The Great Ziegfeld Director: Hunt Stromberg (1936)
Hunt Stromberg’s 1936 MGM extravaganza pinpoints the lavish excesses of Hollywood during its golden age. It is a long (3 hour) musical filled with massive sets and luxurious costumes – spared no expense! It stars Myrna Loy and William Powell in one of their 14 films together (including the Thin Man series of 1930s films). The year 1936 was, after all, the year of William Powell – he was nominated for Best Actor by the Academy Awards for his performance in My Man Godfrey and The Great Ziegfeld won several Academy Awards, including Best Picture (outstanding production).
While wholly over-indulgent and far too lengthy of a film, The Great Ziegfeld is indeed a fun, positive, and amusing picture. It captures the exuberance and positivity of show business in the early 20th century, as well as the dejection of those who fell hard during the Great Depression. While other films certainly were more deserving of a Best Picture win during the year 1936, such as Mr. Deeds Goes to Town, A Tale of Two Cities, or Modern Times, The Great Ziegfeld is still a great movie, though I might recommend attempting to only summit it just the one time, as it tends to drag on in monotony.
At any rate, the film paints a positive picture of the true Florenz “Flo” Ziegfeld, a well-known Broadway producer and virtuoso in the early 1900s. He begins his career in sideshows, competing with his arch-frienemy, Billings. When Billings features belly-dancers from Egypt to attract the men, Ziegfeld features an attractive strong man, Eugen Sandow (a real man), to attract the ladies. He lures them by allowing ladies to touch Sandow’s muscles. These kinds of marketing stunts became a staple of his career. However, the Sandow strong man show ends when he stages an appearance at a zoo that is exposed to be a fraud.
Ziegfeld travels to Europe and bumps into his rival, Billings, and winds up stealing his French star girl for a show, Anna Held. Though he is broke, he persuades Anna to join him in a New York production. She accepts, and while at first reviews are sour, Ziegfeld tries a stunt by sending her tons of milk everyday, and when word gets out women are fascinated with how the milk might be affecting Anna’s skin and performance. The show becomes a hit, and he gets married to Anna, despite her unpredictable temperament. However, Ziegfeld is already dreaming of a bigger production: “Ziegfeld’s Follies” which becomes a Broadway sensation, complete with a massive staircase, rotating sets, massive lavish outfits, and a notable Irving Berlin son, “A Pretty Girl Is Like A Melody”. In reality, Flo Ziegfeld was a womanizing man, but the movie portrays him as the victim of drunken ladies, and his wife Anna catches him at the wrong time and place, so she divorces him.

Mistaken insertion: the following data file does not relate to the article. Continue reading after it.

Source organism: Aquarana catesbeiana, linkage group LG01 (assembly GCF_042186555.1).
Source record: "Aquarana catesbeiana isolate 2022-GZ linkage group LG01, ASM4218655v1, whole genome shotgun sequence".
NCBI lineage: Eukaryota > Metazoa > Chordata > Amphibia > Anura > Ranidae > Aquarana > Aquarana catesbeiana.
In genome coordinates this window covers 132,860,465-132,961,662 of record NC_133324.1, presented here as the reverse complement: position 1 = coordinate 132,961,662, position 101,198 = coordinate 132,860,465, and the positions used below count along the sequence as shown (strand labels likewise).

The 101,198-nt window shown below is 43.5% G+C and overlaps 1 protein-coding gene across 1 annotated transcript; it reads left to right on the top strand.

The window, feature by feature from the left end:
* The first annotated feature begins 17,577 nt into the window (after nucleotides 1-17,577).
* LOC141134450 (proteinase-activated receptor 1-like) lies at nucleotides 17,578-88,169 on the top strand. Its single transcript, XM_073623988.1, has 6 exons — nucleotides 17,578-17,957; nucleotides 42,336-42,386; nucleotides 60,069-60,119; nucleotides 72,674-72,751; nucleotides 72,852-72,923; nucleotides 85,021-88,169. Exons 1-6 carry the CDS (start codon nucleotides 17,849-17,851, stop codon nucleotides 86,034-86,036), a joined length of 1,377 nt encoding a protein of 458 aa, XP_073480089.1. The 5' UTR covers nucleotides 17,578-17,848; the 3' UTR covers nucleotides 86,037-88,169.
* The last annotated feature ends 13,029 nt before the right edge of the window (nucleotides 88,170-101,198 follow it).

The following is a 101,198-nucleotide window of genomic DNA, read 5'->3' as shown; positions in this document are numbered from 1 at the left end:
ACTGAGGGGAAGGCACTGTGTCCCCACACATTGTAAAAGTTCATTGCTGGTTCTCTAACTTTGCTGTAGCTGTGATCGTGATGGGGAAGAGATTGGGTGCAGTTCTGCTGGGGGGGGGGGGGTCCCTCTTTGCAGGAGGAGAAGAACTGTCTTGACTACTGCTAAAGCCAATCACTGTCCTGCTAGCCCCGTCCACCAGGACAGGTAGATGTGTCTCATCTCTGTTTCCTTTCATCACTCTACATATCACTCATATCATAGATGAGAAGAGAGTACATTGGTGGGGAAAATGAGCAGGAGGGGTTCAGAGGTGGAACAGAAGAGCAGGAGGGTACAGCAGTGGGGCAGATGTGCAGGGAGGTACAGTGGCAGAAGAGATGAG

After losing his money in the divorce, Ziegfeld again borrows money to finance a new production, and falls in love with one of the girls, Billie Burke, and soon marries her. While initially receiving favorable reviews, Ziegfeld’s shows begin to dwindle in popularity and the public’s tastes change. One day, while sitting in a barbershop, he overhears three men talk about how Ziegfeld is washed up and will never have another hit production again. This spurs him to launch four successful production on Broadway, all at the same time. In dramatic fashion, he gets the chief inspector of the police to track down those three men and Ziegfeld invites them to attend any of the four successful productions on whichever day they choose. He takes all of his earnings and invests them in the stock market, just before its crashes in 1929. He grows ill and lives in debt in his apartment overlooking the Ziegfeld theater. His old rival, Billings, comes to visit him and they discuss re-launching the “Ziegfeld’s Follies” together again. However, after Billings leaves, Ziegfeld realizes they are both broke and the dream is nothing more than a fantasy. He slumps into his chair and recounts his old stage directions: “I’ve got to have more steps, higher, higher…” before his arm drops and he dies in his chair.
Aside from the story, the true tale of Flo Ziegfeld’s debts followed his widow, Billie Burke, after his death and she immediately sold the rights to Universal in 1933. It was later sold to MGM. Billie Burke was also hired as a consultant on the film. The whole of the film was shot at MGM Studios in Culver City, CA, and the cost was an extravagant $1.5 Million. It was the longest running “talkie” film released to date, and was the most expensive MGM film to date. Several sequels were later released, but never reached the heights of the 1936 grandeur. The film was a smash hit box office success, and won Best Picture (Outstanding Production) at the Academy Awards, though in later years the film has been panned by critics and is largely forgotten and overshadowed by greater films released in the 1930s.